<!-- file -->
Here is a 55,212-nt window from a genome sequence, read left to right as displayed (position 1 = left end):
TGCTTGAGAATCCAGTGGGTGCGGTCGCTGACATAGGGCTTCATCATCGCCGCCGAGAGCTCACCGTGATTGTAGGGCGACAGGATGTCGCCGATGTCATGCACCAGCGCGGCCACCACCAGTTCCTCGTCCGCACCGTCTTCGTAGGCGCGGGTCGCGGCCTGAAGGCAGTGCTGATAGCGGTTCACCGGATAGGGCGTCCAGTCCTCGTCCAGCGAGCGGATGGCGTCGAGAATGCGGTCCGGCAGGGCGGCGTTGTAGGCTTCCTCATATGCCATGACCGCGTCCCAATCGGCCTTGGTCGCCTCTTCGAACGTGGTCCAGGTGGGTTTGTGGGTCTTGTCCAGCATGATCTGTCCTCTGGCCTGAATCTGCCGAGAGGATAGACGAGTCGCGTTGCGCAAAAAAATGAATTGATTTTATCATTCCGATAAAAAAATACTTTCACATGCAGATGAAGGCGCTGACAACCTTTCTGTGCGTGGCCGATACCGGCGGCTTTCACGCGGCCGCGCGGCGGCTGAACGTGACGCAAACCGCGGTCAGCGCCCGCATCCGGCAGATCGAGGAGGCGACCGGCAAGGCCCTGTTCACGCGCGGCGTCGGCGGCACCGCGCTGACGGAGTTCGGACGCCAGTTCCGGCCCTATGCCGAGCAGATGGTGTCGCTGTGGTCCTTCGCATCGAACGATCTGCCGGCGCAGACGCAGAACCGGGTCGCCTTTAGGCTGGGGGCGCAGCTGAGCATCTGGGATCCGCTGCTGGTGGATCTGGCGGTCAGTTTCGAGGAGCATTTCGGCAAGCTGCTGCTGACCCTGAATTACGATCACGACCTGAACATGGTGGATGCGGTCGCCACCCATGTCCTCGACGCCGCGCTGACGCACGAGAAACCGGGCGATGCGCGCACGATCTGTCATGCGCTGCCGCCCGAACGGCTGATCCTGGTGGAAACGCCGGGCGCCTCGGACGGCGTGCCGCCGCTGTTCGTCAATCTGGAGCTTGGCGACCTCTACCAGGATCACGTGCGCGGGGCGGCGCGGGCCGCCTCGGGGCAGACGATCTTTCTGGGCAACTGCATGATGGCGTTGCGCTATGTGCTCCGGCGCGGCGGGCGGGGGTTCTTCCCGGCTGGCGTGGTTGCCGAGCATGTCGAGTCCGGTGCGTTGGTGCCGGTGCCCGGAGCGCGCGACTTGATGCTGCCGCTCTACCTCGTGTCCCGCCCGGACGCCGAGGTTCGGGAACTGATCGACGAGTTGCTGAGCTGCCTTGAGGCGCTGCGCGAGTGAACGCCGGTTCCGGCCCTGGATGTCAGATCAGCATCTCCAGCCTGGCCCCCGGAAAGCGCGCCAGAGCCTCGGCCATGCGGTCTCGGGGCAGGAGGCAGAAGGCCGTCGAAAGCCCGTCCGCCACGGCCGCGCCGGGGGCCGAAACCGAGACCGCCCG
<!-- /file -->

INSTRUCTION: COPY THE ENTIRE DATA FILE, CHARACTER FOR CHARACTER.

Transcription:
Here is a 55,212-nt window from a genome sequence, read left to right as displayed (position 1 = left end):
TGCTTGAGAATCCAGTGGGTGCGGTCGCTGACATAGGGCTTCATCATCGCCGCCGAGAGCTCACCGTGATTGTAGGGCGACAGGATGTCGCCGATGTCATGCACCAGCGCGGCCACCACCAGTTCCTCGTCCGCACCGTCTTCGTAGGCGCGGGTCGCGGCCTGAAGGCAGTGCTGATAGCGGTTCACCGGATAGGGCGTCCAGTCCTCGTCCAGCGAGCGGATGGCGTCGAGAATGCGGTCCGGCAGGGCGGCGTTGTAGGCTTCCTCATATGCCATGACCGCGTCCCAATCGGCCTTGGTCGCCTCTTCGAACGTGGTCCAGGTGGGTTTGTGGGTCTTGTCCAGCATGATCTGTCCTCTGGCCTGAATCTGCCGAGAGGATAGACGAGTCGCGTTGCGCAAAAAAATGAATTGATTTTATCATTCCGATAAAAAAATACTTTCACATGCAGATGAAGGCGCTGACAACCTTTCTGTGCGTGGCCGATACCGGCGGCTTTCACGCGGCCGCGCGGCGGCTGAACGTGACGCAAACCGCGGTCAGCGCCCGCATCCGGCAGATCGAGGAGGCGACCGGCAAGGCCCTGTTCACGCGCGGCGTCGGCGGCACCGCGCTGACGGAGTTCGGACGCCAGTTCCGGCCCTATGCCGAGCAGATGGTGTCGCTGTGGTCCTTCGCATCGAACGATCTGCCGGCGCAGACGCAGAACCGGGTCGCCTTTAGGCTGGGGGCGCAGCTGAGCATCTGGGATCCGCTGCTGGTGGATCTGGCGGTCAGTTTCGAGGAGCATTTCGGCAAGCTGCTGCTGACCCTGAATTACGATCACGACCTGAACATGGTGGATGCGGTCGCCACCCATGTCCTCGACGCCGCGCTGACGCACGAGAAACCGGGCGATGCGCGCACGATCTGTCATGCGCTGCCGCCCGAACGGCTGATCCTGGTGGAAACGCCGGGCGCCTCGGACGGCGTGCCGCCGCTGTTCGTCAATCTGGAGCTTGGCGACCTCTACCAGGATCACGTGCGCGGGGCGGCGCGGGCCGCCTCGGGGCAGACGATCTTTCTGGGCAACTGCATGATGGCGTTGCGCTATGTGCTCCGGCGCGGCGGGCGGGGGTTCTTCCCGGCTGGCGTGGTTGCCGAGCATGTCGAGTCCGGTGCGTTGGTGCCGGTGCCCGGAGCGCGCGACTTGATGCTGCCGCTCTACCTCGTGTCCCGCCCGGACGCCGAGGTTCGGGAACTGATCGACGAGTTGCTGAGCTGCCTTGAGGCGCTGCGCGAGTGAACGCCGGTTCCGGCCCTGGATGTCAGATCAGCATCTCCAGCCTGGCCCCCGGAAAGCGCGCCAGAGCCTCGGCCATGCGGTCTCGGGGCAGGAGGCAGAAGGCCGTCGAAAGCCCGTCCGCCACGGCCGCGCCGGGGGCCGAAACCGAGACCGCCCG